This little diary of mine needed some love.
A good excuse to motivate myself to write more often comes from the idea of syndication in the GNU Planet (http://planet.gnu.org); to make that possible without adding off-topic stuff to the GNU site I’ve recently improved trivalblog to also support per-tag RSS and Atom feeds — the idea being, of course, to have only posts explicitly tagged as “gnu” linked from the planet.
My little blog system is described in The trivialblog software (http://ageinghacker.net/blog/posts/2). It’s just a quick unpolished hack with no documentation built upon bash and Texinfo, but I find it useful nonetheless. In case you’re interested you can get it from its bzr repo:
bzr branch http://ageinghacker.net/repos/trivialblog/
Speaking of experimental software, after working on a private repo for a long time I’ve finally pushed the GNU epsilon sources to Savannah: http://savannah.gnu.org/projects/epsilon. The software is definitely not for the faint of heart in its current state, but fellow Lispers and language jocks might already have some fun with it.
bzr branch bzr://bzr.savannah.gnu.org/epsilon/trunk/
I hadn’t make any public announcement before. I created the public branch on Savannah right before my impromptu epsilon talk at the recent Düsseldorf GHM (http://www.gnu.org/ghm/2012/ddorf), showing it to the people who were physically present. Now you know it’s there as well: play with it if you want, and please let me know if you have any constructive comments.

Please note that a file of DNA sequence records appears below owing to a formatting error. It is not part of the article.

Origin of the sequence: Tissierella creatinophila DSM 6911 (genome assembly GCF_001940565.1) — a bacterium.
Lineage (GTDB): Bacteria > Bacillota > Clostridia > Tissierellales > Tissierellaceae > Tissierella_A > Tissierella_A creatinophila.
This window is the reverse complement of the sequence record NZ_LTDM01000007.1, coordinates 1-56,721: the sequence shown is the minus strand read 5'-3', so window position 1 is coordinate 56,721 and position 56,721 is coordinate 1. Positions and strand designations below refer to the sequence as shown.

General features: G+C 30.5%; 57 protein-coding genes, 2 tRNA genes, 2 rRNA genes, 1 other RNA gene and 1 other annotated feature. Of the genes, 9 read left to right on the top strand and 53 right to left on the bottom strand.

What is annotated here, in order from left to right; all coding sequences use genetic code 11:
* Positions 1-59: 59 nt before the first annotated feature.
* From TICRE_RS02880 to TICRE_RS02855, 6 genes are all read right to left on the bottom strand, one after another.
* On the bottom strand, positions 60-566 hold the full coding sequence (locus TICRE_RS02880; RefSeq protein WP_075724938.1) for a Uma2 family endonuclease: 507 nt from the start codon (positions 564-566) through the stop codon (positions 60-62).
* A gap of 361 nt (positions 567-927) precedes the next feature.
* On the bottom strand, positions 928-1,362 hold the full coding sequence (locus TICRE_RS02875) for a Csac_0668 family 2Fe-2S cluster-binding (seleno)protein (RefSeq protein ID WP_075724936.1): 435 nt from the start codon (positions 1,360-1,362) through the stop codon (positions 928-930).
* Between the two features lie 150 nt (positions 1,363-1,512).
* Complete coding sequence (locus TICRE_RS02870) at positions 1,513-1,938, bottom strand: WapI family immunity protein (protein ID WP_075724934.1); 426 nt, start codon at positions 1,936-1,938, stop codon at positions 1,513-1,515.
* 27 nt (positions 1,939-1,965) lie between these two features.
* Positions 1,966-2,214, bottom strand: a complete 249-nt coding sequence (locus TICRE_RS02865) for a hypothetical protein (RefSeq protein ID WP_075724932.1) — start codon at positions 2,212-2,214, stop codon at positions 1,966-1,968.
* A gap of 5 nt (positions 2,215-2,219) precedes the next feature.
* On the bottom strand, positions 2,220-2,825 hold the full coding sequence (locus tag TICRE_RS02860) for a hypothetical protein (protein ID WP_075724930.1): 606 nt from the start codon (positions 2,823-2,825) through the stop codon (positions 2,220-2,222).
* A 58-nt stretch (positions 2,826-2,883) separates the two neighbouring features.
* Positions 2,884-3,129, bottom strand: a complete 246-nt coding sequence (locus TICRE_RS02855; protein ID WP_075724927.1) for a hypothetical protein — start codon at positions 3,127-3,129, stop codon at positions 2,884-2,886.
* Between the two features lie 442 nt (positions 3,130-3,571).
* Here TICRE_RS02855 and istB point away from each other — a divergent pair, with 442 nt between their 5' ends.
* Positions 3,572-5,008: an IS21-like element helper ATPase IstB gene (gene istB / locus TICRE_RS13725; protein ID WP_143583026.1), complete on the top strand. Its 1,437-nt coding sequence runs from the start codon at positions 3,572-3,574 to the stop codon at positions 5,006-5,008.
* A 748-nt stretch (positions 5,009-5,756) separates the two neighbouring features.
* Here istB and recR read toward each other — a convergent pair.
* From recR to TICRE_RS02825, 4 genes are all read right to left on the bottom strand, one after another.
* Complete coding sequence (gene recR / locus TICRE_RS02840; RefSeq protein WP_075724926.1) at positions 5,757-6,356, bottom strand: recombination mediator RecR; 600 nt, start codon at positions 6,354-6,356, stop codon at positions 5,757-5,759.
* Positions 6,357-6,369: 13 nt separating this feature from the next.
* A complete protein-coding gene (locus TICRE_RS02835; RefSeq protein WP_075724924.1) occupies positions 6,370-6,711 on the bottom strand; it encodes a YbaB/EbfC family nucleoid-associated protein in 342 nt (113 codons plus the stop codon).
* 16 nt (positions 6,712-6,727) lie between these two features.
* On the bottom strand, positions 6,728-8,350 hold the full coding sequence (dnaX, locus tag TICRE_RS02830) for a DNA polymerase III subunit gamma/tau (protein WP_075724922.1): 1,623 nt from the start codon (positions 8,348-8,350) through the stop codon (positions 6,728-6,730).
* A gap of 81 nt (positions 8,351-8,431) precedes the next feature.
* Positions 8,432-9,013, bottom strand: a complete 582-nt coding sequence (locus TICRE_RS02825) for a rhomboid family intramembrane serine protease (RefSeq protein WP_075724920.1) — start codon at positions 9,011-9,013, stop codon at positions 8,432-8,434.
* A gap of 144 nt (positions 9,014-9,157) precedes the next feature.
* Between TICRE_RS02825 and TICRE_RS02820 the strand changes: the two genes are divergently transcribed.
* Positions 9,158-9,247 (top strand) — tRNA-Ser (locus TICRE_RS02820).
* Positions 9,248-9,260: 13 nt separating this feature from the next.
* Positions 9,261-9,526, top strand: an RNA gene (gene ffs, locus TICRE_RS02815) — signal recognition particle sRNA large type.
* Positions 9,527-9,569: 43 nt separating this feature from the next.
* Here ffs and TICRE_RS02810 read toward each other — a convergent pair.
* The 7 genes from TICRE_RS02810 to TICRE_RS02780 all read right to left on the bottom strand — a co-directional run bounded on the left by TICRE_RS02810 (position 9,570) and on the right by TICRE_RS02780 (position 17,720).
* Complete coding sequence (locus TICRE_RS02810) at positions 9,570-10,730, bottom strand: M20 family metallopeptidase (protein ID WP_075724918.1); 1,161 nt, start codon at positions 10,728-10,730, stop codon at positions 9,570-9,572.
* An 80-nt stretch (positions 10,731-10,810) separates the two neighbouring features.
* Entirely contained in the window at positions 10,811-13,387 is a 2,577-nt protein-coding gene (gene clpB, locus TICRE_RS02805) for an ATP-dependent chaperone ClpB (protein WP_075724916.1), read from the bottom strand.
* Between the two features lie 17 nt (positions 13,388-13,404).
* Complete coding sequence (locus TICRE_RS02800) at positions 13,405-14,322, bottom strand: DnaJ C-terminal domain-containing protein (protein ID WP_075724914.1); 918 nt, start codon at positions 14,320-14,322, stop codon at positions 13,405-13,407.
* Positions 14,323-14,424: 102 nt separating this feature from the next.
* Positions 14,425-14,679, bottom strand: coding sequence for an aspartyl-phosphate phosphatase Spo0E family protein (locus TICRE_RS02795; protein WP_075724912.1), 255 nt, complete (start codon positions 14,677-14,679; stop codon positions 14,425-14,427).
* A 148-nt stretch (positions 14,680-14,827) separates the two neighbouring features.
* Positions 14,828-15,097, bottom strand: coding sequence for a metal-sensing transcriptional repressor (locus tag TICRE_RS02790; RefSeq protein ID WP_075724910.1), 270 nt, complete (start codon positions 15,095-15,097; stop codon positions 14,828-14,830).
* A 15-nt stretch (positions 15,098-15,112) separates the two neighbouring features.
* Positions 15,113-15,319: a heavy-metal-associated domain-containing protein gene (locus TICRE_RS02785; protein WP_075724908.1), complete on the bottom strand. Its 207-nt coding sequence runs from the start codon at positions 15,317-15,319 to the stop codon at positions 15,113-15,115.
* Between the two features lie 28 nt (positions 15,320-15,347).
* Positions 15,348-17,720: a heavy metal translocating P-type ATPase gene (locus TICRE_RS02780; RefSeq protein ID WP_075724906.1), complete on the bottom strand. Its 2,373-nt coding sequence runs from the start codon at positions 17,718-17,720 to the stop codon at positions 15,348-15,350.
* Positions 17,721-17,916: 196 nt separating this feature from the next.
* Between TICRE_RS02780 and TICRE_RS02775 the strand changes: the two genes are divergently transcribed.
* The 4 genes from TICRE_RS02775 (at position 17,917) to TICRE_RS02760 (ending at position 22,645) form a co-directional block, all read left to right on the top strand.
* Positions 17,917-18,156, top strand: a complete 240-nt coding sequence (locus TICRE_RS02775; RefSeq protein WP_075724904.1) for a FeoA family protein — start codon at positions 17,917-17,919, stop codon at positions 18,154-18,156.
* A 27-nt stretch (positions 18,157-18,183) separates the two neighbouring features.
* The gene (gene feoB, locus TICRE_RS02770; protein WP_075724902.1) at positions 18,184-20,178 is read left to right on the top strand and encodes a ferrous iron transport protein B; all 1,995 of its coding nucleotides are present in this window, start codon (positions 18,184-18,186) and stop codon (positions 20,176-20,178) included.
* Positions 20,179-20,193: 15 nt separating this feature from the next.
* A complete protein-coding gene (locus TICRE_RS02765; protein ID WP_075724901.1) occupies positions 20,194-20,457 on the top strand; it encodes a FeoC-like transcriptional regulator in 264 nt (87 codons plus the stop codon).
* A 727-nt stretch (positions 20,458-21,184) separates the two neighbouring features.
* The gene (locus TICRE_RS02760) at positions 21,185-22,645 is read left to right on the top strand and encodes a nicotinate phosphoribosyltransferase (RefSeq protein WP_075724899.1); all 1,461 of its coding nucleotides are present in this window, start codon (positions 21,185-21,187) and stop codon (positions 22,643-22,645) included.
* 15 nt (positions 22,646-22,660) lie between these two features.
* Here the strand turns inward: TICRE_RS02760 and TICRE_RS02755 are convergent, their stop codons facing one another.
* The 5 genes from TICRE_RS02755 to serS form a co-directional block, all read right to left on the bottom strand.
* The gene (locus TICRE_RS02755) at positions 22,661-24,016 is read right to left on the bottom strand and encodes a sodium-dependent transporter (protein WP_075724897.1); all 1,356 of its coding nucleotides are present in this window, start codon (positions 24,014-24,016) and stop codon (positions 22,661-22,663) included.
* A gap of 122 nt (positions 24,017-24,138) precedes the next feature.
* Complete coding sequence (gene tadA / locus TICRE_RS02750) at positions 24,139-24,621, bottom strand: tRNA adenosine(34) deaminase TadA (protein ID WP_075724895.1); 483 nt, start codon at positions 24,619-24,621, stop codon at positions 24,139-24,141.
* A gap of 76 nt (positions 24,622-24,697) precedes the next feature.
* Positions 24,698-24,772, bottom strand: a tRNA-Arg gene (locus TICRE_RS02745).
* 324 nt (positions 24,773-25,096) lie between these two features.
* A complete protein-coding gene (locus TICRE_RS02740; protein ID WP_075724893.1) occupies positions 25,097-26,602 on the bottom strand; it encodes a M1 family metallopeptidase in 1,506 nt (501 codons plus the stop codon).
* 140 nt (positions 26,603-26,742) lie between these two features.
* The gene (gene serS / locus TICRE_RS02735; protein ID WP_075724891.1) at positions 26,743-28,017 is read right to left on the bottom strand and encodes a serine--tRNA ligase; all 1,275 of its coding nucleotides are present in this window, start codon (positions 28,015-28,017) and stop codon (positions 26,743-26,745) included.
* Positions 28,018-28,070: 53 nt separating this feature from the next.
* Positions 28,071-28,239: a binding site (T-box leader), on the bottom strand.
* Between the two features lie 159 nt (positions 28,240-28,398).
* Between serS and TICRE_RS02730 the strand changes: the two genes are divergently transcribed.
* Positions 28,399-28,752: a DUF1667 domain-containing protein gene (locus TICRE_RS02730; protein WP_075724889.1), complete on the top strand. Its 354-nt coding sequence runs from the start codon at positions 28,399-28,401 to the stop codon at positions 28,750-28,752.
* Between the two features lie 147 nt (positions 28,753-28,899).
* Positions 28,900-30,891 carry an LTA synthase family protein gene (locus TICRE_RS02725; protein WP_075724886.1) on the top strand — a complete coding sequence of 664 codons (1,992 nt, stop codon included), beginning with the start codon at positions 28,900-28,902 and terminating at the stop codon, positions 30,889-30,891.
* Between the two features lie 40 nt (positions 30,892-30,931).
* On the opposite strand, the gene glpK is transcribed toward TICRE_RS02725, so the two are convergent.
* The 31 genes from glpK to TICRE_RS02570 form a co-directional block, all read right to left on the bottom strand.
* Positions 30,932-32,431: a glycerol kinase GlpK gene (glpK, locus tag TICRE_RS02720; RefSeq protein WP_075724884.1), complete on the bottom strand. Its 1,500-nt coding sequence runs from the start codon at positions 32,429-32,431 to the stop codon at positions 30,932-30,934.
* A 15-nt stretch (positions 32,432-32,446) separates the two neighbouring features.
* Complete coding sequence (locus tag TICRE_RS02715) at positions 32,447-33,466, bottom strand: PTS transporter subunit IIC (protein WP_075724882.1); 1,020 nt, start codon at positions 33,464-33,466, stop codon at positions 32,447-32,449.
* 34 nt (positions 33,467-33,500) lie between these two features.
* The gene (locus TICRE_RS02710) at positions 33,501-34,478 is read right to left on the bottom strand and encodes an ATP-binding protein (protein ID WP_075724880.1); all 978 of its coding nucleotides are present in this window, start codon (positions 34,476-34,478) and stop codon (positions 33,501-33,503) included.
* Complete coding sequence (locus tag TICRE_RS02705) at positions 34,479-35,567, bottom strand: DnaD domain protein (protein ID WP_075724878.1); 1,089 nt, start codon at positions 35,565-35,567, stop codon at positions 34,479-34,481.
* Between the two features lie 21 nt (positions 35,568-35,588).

I plan to use this space to speak informally about my practical epsilon hacks, so that people can see how things are done in practice. Or just me hearing myself speak if you will, which is useful anyway to gauge the presentation style. Think of this as a preliminary form of hands-on documentation, before the software is stable enough for me to start writing the real Texinfo documentation.
My forthcoming PhD thesis will also be useful for understanding epsilon, including its philosophical rationale. Unfortunately the document has not ended up as universally accessible as I would have liked. I suppose there isn’t much I can do: the system is simple but not trivial, and some formalism is ultimately necessary. I hope the non-mathematical part will be of interest to a broader public.
epsilon is a very, very small language. But it’s surprisingly hard to introduce informally because of its idiosyncratic nature, which needs many preliminary explanations.
My short-term to-do list for epsilon contains a lot of fun items:
In some unspecified order.
— Luca Saiu, 2012-08-29 23:33 (last update: 2012-09-16 13:38)
english, epsilon, gnu, hacking, meta
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